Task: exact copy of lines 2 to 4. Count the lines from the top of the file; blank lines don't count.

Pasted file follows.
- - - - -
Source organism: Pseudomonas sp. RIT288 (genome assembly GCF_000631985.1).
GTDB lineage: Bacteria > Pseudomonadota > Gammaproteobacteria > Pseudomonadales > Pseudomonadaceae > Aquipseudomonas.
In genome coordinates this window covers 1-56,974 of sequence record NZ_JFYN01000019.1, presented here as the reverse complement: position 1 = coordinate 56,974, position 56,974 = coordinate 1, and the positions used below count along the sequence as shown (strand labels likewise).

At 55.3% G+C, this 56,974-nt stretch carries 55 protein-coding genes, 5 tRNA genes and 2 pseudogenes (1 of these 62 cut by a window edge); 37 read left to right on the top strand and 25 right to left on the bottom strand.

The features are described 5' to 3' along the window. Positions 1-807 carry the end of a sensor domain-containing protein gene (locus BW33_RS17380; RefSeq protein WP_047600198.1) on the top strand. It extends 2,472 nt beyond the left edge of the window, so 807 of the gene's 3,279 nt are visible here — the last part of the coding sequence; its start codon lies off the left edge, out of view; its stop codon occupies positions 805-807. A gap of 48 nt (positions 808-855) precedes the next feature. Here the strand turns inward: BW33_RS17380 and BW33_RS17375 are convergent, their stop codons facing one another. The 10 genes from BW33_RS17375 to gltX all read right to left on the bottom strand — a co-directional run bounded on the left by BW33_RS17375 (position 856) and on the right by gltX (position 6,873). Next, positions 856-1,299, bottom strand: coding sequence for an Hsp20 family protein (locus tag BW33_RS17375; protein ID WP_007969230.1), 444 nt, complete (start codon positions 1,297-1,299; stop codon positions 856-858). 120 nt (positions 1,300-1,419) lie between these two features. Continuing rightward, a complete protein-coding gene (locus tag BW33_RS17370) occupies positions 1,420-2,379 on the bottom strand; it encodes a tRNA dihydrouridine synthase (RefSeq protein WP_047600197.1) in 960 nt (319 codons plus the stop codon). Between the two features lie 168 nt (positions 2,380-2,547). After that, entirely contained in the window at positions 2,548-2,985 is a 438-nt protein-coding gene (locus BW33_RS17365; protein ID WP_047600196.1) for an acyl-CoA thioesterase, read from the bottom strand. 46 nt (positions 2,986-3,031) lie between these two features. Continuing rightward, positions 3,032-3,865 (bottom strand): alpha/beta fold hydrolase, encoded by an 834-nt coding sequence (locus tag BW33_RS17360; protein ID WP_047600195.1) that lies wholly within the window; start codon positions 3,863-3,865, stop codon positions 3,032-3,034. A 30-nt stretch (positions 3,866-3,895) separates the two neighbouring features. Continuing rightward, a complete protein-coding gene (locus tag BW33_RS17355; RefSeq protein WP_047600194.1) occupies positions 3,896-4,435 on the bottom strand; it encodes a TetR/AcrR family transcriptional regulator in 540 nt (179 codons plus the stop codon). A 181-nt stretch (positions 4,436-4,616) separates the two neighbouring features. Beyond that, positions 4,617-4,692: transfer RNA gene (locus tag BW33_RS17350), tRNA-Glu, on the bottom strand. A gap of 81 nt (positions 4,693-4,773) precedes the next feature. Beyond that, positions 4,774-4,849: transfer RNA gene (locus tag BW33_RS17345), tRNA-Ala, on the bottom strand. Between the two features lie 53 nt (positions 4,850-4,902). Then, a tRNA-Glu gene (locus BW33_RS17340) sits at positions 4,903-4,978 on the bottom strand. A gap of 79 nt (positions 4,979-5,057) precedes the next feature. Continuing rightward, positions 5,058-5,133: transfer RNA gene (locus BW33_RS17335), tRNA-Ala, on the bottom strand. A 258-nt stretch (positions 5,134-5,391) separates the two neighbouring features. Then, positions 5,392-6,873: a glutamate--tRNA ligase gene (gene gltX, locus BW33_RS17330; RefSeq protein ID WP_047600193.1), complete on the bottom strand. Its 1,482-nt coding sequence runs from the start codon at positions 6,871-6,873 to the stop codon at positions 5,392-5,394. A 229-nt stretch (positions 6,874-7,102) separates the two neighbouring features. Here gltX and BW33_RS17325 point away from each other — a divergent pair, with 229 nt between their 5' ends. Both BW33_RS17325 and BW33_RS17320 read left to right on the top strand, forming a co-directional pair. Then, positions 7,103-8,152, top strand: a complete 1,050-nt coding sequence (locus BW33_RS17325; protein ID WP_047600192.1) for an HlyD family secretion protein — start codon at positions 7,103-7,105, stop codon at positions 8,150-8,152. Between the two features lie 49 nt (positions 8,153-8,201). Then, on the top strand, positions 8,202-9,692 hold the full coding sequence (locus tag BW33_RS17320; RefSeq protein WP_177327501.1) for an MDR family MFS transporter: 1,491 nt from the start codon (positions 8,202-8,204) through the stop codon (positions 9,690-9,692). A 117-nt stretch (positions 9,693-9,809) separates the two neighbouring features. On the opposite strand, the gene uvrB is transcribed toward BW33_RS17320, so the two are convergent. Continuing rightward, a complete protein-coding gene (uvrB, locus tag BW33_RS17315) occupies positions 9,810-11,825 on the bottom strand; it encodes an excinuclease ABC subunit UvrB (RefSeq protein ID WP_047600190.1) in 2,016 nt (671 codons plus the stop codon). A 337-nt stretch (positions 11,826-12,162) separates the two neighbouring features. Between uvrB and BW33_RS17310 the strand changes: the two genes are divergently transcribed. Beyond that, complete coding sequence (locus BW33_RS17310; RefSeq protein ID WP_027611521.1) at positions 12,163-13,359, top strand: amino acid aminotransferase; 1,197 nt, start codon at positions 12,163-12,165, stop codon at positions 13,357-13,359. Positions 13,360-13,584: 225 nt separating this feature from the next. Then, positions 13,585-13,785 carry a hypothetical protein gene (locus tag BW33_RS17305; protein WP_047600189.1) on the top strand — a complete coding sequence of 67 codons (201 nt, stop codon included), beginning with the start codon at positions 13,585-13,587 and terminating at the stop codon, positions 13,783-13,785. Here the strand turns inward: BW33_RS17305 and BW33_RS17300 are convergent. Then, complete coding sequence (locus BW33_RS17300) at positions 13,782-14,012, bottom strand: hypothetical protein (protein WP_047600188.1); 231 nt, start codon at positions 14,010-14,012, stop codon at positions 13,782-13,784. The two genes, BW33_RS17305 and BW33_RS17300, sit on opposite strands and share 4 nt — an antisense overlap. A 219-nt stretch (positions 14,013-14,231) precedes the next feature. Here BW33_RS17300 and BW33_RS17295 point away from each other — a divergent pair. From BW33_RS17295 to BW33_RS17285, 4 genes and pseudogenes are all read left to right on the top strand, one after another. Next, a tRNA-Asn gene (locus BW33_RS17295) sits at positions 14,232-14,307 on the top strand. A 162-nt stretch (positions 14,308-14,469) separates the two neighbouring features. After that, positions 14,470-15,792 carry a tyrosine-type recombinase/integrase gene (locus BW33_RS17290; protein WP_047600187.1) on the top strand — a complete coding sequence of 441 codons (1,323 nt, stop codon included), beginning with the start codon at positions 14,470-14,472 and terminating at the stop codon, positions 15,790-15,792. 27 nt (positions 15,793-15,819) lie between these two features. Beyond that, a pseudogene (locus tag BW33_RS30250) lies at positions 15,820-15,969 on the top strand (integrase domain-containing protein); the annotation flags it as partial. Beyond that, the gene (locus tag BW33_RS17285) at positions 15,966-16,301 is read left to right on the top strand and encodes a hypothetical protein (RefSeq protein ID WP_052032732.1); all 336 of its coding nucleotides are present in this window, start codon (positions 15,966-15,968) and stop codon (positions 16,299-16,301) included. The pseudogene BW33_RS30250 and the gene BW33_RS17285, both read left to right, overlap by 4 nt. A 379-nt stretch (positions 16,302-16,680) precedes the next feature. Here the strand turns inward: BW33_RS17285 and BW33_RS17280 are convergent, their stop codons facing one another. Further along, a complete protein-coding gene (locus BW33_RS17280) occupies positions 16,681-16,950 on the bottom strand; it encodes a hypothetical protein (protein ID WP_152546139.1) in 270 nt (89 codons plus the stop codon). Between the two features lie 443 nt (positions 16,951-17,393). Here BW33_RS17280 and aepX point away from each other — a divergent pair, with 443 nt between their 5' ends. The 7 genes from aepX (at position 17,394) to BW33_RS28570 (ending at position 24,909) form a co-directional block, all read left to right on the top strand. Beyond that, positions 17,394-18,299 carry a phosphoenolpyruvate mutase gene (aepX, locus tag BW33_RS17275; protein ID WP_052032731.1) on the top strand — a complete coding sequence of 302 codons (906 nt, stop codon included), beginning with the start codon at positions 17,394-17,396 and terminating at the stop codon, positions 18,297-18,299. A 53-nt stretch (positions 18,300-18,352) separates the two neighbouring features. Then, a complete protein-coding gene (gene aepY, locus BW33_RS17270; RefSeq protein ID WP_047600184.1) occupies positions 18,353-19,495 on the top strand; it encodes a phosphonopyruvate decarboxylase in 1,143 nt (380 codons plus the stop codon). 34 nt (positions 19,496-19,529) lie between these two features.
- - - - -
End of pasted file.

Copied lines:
GTDB lineage: Bacteria > Pseudomonadota > Gammaproteobacteria > Pseudomonadales > Pseudomonadaceae > Aquipseudomonas.
In genome coordinates this window covers 1-56,974 of sequence record NZ_JFYN01000019.1, presented here as the reverse complement: position 1 = coordinate 56,974, position 56,974 = coordinate 1, and the positions used below count along the sequence as shown (strand labels likewise).

At 55.3% G+C, this 56,974-nt stretch carries 55 protein-coding genes, 5 tRNA genes and 2 pseudogenes (1 of these 62 cut by a window edge); 37 read left to right on the top strand and 25 right to left on the bottom strand.